The OpenBSD IPSec kerfuffle

By now you’ve probably heard of the allegations Theo forwarded to the OpenBSD-tech mailing list about the FBI introducing back doors in early versions of the OpenBSD IPSec code.  I’d like to offer my opinion, in the spirit of the Christmas season:

“Bah, humbug!”

It’s possible, but unlikely.  Like me winning the lottery is unlikely.  I’d need to buy a ticket, and that isn’t going to happen any time soon.

The OpenBSD group examines every line of code that goes into their tree.  Any obvious back door would be caught.  Any  subtle back door would be fragile — so subtle that it probably wouldn’t survive the intervening ten years of code churn and IPSec improvements.  Maybe someone has an appliance based on, say, OpenBSD 2.8 or 3.2, which could have contained the back door.  If true, we need to know about it.  But those users need to upgrade anyway.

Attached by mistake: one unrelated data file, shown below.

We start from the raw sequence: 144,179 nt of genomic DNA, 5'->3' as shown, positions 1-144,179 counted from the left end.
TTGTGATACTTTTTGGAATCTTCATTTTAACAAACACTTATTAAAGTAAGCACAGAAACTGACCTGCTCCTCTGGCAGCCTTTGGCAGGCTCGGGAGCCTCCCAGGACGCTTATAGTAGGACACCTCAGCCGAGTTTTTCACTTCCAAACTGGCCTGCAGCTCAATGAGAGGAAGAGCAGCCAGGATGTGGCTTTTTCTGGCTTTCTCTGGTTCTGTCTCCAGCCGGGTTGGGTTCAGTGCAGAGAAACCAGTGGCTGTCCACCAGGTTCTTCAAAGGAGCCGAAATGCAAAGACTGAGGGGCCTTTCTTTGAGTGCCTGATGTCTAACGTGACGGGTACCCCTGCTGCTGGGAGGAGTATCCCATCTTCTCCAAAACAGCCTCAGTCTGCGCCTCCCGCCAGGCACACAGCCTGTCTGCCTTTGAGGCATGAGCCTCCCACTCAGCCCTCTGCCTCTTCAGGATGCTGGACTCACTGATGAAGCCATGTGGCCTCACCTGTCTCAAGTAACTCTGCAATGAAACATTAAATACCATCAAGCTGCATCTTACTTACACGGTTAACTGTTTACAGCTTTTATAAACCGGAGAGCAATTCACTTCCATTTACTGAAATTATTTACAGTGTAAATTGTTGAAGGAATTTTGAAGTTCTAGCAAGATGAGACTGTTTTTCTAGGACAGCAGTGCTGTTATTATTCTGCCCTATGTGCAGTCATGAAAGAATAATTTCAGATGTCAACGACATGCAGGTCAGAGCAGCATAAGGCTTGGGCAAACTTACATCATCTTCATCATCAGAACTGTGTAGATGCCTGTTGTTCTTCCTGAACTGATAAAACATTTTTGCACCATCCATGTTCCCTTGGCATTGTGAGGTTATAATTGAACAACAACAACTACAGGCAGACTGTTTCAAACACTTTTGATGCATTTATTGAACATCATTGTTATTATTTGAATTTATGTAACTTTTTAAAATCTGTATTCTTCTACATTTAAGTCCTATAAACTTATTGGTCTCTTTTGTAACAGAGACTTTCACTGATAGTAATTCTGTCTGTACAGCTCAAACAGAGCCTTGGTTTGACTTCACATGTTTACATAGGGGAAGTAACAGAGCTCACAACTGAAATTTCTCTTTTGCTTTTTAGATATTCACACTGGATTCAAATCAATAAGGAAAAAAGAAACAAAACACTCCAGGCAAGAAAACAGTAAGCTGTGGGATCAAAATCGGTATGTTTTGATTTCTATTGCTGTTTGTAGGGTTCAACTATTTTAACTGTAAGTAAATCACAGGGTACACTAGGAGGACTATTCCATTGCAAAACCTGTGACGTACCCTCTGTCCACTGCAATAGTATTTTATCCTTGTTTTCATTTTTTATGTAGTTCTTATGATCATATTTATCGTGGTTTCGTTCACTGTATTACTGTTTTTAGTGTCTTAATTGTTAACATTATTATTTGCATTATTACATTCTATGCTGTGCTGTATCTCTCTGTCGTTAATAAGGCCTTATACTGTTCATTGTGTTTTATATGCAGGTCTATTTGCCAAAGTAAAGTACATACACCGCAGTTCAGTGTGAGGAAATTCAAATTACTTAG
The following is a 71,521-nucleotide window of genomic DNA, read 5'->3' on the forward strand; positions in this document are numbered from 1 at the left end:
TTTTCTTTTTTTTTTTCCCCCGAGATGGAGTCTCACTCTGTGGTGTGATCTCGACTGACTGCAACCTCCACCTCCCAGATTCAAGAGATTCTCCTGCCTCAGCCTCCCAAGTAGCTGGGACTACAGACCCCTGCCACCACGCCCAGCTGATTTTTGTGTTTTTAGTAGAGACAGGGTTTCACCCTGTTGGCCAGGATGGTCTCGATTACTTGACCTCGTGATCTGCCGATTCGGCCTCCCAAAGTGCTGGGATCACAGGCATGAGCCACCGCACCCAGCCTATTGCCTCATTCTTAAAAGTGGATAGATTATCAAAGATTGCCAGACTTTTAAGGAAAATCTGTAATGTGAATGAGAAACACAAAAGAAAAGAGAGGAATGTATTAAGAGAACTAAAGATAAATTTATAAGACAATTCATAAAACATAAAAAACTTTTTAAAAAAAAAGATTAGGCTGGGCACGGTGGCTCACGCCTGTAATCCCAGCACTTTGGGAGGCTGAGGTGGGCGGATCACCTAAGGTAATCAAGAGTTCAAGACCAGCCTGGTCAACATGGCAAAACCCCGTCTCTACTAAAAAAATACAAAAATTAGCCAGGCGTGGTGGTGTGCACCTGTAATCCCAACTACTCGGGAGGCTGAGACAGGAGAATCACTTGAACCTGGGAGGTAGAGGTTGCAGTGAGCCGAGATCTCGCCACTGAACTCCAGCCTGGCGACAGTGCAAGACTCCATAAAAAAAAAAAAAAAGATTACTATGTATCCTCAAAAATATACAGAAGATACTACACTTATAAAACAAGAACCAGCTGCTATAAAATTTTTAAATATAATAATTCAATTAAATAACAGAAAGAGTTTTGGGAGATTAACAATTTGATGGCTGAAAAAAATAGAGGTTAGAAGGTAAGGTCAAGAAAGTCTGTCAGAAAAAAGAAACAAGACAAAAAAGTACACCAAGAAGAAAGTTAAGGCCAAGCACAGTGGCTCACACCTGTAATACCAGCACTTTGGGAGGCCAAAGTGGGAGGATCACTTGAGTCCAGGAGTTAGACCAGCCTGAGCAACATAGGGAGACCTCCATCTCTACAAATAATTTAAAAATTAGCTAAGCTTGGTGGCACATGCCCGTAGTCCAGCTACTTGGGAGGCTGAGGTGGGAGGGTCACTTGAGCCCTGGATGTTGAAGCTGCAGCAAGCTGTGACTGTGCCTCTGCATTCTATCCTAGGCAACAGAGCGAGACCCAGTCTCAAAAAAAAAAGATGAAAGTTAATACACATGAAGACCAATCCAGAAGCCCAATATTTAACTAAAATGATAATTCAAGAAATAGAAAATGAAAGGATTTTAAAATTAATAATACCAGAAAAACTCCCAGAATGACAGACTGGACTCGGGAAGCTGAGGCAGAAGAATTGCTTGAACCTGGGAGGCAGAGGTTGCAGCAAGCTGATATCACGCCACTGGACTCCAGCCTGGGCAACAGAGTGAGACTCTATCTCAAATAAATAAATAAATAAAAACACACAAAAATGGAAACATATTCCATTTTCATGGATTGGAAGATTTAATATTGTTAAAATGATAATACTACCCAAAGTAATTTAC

And the FBI?  Nope, don’t believe it.  Ten years ago, the FBI was having lots of trouble understanding the Internet.  The NSA, maybe.

Bugs?  Sure, there’s probably bugs.  I expect we’ll find some, now that many eyes have turned to the code.  Exploitable bugs?  Maybe.  But that’s not the same as a back door.

OpenBSD has claimed to be the best for many years.  That claim motivates people to take them down.  The claims have hopefully inspired many people to examine the current and historical IPSec stack.  Theo and company have done nothing to discourage such audits: they’ve even offered pointers on where to look.  If you’re a programmer looking to make a splash, you could do worse than to join in on auditing the code.  Finding the alleged back door would make your reputation.  And we can always use more IPSec hackers.

The real impact might be, as Jason Dixon points out, the cost in OpenBSD developer time.  You know that some of their committers are examining the IPSec code today, trying to find potential back doors.

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